Chronic iron overload in rats induces oval cells in the liver

P.G.J. Smith, George Yeoh

Research output: Contribution to journalArticlepeer-review

33 Citations (Scopus)


Liver damage induced by a variety of agents including hepatocarcinogens, alcohol, and virus induces proliferation of oval cells In this study, iron overloading of the liver is used as a means of inducing liver damage over an extended period to ascertain whether it promotes the appearance of oval cells Rats were fed a 2% carbonyl-iron-supplemented diet for 3 or 6 months Extensive iron deposits appeared periportally in hepatocytes and some Kupffer cells Iron deposition was less pronounced pericentrally. Small oval-like cells, morphologically, and immunocytochemically similar to CDE-derived oval cells, were identified and quantified. They first emerged periportally and subsequently in small tracts or foci nearer central regions and stained positively for alpha-fetoprotein, pi-class glutathione S-transferase, and the embryonic form of pyruvate kinase. They contained very few iron deposits and were classified as iron free. The major difference between CDE- and iron-overload-derived oval cells was that the latter were negative for transferrin. This study shouts that cellular changes occurring in iron-overloaded rat liver are similar to those observed in rats placed on a hepatocarcinogenic diet and in rats chronically exposed to alcohol.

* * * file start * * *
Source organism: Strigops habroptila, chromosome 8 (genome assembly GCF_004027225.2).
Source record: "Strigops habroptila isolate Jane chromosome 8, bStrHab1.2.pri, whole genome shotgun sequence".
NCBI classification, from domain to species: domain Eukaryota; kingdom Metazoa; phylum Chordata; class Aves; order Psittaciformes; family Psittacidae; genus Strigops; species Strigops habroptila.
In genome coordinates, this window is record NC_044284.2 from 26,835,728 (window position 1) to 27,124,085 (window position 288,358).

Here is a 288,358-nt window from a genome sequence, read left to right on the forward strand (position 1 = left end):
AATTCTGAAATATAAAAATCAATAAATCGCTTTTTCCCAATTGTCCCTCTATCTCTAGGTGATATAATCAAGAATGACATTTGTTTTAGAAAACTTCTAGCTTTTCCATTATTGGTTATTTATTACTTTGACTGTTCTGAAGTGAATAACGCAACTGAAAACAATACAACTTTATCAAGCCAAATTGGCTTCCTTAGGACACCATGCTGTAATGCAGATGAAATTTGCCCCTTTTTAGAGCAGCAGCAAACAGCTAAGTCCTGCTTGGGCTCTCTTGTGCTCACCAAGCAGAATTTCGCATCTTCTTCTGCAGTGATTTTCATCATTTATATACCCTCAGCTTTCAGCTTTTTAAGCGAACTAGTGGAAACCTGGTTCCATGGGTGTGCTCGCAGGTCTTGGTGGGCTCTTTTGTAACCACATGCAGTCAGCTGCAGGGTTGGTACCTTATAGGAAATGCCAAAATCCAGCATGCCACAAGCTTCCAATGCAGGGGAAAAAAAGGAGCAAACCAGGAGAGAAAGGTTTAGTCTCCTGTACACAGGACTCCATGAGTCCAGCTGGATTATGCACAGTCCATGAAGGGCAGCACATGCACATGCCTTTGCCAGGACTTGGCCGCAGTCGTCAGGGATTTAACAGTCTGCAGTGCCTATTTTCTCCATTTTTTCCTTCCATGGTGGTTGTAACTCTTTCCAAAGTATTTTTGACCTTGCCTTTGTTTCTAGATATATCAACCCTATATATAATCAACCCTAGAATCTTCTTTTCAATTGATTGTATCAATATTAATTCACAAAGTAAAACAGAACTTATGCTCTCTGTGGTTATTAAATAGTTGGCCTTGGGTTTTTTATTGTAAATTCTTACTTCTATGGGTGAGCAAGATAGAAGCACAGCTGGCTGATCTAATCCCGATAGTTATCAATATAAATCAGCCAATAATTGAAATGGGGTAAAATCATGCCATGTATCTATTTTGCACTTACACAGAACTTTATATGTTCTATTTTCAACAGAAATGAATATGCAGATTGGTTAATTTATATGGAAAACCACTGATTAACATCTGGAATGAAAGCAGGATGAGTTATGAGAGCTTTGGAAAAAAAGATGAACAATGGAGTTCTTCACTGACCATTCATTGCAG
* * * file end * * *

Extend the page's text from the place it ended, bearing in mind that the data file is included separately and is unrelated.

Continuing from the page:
Original languageEnglish
Pages (from-to)389-398
JournalAmerican Journal of Pathology
Publication statusPublished - 1996


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